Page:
Tuesday, March 10, 2015

Bruises Are Not Substitutes For Roses and Violets

This week on facebook I have come across two different approaches to raising awareness and action for domestic violence.   Remember #TheDress.  Is it black and blue? White and gold? If you were anywhere near social media then no doubt you saw it.    The 24 hours following this madness there were some wonderful people at the Southern African Salvation Army racing around to put together an ad campaign on domestic violence.   I thought it was a great way to use the social frenzy for good.

A few days later another awareness campaign was created along with proof that we are living in the FUTURE...and yet still troubled with problems that should be in the past.   An interactive billboard was made using facial recognition software, texting directly to people near the billboard, and actually changing the photograph on the sign.   If you have a tiny bit of time I highly suggest that you watch the Women's Aid video.  If you don't have time then the cliff notes version is: It is a photograph of a woman with bruises on her.  As people look directly at it she begins to heal, the more people that look at the abused woman faster that she heals.

Years ago one of my dear friends was being abused, I was miles away when I found out about it but I took what action I could and called her family so they could help her leave the situation.  It was a simple thing that I did.  Snyone could have done it if they would have noticed her situation.  These  simple things are exactly what makes a difference to women in abuse.  For the woman being abused it is a frightening time that leaves many too petrified to flee.   There is so much going on, deeper than physical harm that we might not understand.  If we look away and assume that she wants to remain in that relationship the result is usually just that, she remains abused, alone, and scared.  Just because she is staying with an abusive partner doesn't mean that she wants to.  It is very hard to do anything when you are alone and terrified.

These ads got me thinking about my own daughter.  She is 12, strong, and full of a sense of justice. She will stand up for what is right and wrong and never let her peers convince her otherwise.  She doesn't accept being treated badly and had discontinued friendships that were caustic.    That is her today, but what kind of message is she surrounded by as she grows into a young lady?  I can tell you exactly what message, and it isn't one setting her up for a great future in romance.  The message is; "He is just being mean to you because he likes you." So, not only is it alright for a boy to be mean to her, but also, she should be happy about it because it means that he likes her.

 This message came from two of her teachers when she was complaining to them separately about a boy who is bothering her at school.  I am not blaming the teachers though because I caught myself saying the same thing, passing down a lie that I had heard from an adult when I was young.  This teasing behavior, boys being mean, meant they noticed me.  They LIKED me.  The thing that most teen girls are after now had an  easy to spot signal, the mystery of "love" was over.  If they were treated me badly, then they liked me.   Now the other boys who liked me were invisible.  The nice ones who helped me carry things, said kind things or simply talked to me like I was a person, they must not like me.  They just want to be friends because otherwise they would be mean.    This is the lie, unintentional, but real.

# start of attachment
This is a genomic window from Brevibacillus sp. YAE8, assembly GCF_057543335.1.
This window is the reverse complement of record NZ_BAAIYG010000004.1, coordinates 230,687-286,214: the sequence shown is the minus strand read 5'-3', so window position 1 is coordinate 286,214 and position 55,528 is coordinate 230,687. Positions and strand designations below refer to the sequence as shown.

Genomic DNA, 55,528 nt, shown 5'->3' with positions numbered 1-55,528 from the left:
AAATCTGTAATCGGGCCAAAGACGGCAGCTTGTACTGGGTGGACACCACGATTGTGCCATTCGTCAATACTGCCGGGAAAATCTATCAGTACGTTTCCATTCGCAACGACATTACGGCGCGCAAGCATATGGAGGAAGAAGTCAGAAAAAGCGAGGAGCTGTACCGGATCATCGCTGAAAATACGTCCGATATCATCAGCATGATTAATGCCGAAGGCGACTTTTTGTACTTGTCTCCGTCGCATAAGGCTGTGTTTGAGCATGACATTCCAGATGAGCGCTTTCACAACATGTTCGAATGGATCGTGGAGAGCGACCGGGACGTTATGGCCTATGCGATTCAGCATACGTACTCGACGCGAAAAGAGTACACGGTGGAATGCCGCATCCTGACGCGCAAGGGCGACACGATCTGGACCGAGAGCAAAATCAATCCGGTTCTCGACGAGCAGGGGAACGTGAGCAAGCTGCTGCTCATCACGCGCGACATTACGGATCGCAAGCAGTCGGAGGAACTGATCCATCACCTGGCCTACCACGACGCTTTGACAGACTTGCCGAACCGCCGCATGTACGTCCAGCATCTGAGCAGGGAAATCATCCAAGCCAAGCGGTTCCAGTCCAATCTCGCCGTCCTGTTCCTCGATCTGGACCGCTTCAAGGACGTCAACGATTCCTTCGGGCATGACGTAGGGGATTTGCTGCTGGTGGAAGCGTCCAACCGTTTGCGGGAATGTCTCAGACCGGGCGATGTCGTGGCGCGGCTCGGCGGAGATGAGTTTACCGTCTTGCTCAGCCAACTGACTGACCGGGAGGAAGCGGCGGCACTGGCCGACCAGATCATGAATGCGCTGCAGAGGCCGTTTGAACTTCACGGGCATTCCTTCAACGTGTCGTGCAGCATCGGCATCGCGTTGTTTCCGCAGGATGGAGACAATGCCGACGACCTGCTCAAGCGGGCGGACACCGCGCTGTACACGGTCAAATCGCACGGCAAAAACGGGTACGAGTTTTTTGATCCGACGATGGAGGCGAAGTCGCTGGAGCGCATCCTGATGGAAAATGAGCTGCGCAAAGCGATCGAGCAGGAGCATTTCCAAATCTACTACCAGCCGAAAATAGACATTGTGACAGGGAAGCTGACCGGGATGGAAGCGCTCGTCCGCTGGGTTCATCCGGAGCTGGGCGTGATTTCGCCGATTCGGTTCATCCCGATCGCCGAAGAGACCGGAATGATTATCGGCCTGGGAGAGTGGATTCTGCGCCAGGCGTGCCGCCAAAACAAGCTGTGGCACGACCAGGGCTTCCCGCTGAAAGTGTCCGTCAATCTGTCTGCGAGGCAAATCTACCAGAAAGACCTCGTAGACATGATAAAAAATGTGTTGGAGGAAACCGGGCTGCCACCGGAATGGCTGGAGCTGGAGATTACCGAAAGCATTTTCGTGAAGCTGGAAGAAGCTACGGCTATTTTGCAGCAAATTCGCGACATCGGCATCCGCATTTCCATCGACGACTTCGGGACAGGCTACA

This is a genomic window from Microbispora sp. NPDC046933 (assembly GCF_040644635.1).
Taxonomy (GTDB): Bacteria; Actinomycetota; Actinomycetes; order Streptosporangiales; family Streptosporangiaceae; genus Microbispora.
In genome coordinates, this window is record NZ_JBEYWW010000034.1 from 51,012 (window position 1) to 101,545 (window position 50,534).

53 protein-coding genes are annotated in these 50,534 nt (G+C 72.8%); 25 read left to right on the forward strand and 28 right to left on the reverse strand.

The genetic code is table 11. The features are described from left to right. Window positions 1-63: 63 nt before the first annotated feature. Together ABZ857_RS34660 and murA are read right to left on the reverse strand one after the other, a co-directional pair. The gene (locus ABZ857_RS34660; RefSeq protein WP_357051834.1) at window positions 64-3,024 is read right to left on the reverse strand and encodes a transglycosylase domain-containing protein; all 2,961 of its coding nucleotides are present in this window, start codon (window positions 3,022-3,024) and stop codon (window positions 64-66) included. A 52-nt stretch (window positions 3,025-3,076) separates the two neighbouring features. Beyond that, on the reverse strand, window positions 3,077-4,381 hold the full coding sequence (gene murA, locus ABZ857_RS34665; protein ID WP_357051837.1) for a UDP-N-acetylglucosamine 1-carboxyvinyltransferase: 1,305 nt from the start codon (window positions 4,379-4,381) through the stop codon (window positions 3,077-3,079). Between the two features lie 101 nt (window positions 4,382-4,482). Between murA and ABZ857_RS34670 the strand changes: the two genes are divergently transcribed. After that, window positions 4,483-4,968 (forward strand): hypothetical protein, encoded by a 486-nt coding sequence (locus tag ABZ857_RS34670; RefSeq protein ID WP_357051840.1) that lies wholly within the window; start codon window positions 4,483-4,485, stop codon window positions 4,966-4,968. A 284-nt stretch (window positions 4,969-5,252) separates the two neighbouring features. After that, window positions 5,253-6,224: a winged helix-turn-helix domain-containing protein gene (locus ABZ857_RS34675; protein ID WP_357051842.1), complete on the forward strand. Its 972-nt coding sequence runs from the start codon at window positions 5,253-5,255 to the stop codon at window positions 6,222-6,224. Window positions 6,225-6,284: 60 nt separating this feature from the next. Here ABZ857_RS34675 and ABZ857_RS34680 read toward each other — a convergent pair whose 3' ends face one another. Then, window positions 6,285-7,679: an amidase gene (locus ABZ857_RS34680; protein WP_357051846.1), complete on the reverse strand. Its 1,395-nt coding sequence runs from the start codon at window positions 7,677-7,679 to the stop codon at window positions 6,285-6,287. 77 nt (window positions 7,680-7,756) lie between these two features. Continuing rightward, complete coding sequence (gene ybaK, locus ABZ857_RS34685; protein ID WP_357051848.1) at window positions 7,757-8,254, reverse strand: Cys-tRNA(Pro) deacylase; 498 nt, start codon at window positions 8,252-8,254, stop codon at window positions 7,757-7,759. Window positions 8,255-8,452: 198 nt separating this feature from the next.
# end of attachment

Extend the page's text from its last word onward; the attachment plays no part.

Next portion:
On my way to take my daughter to school this morning we were alone in the car.  I interrupted her comic book reading because I couldn't get this thought out of my head, that this lie needed to be put to a stop.   I told her about the domestic abuse ads, I told her about my friend who was scared to leave her boyfriend.   I told her that yes, it is true that some boys act mean when they like you, but there are also boys who act really nice.  Those are the boys that are worth dating.  The mean ones might just be young and clueless and not really have a mean core. They might eventually figure out that girls don't like being treated that way and they might find nicer ways to show affection but until they do, they are not worth your time.

My daughter isn't interested in boys yet, but this was a perfect time to have this conversation.  A time when she isn't totally hormonal and sure that I am wrong about everything.  This gives her time to think about all of this and make a choice if she does begin to think boys are kind of cute.  I think even if she were older it would be worth a try, or if you know someone who was a victim of domestic abuse have that woman talk to your daughter.   Also, please talk to your sons!  Do not assume that just because he is a sweet kid around you that he knows how to behave.  My son is 9 years old and I showed him the photo above and we talked about how it is never O.K. to hurt anyone, but especially not a girl.  As he gets older we will have more conversations.  I know my husband had one with him when he was 3.  My son was mad and had hit me. A 3 year old hitting isn't a huge deal, but it is an opportunity to set up expectations for the future.

I hope that these new campaigns do make a difference in our world.  I hope that I inspired you to have a conversation with your own children.  Lets never leave things as simple as "he is mean because he likes you."  Instead we should share the truth with our girls, that there are nice ways boys show they like them. We should share the knowledge with our boys, that there are other ways besides teasing to get a girls attention.  Let's stop domestic abuse years before it ever begins.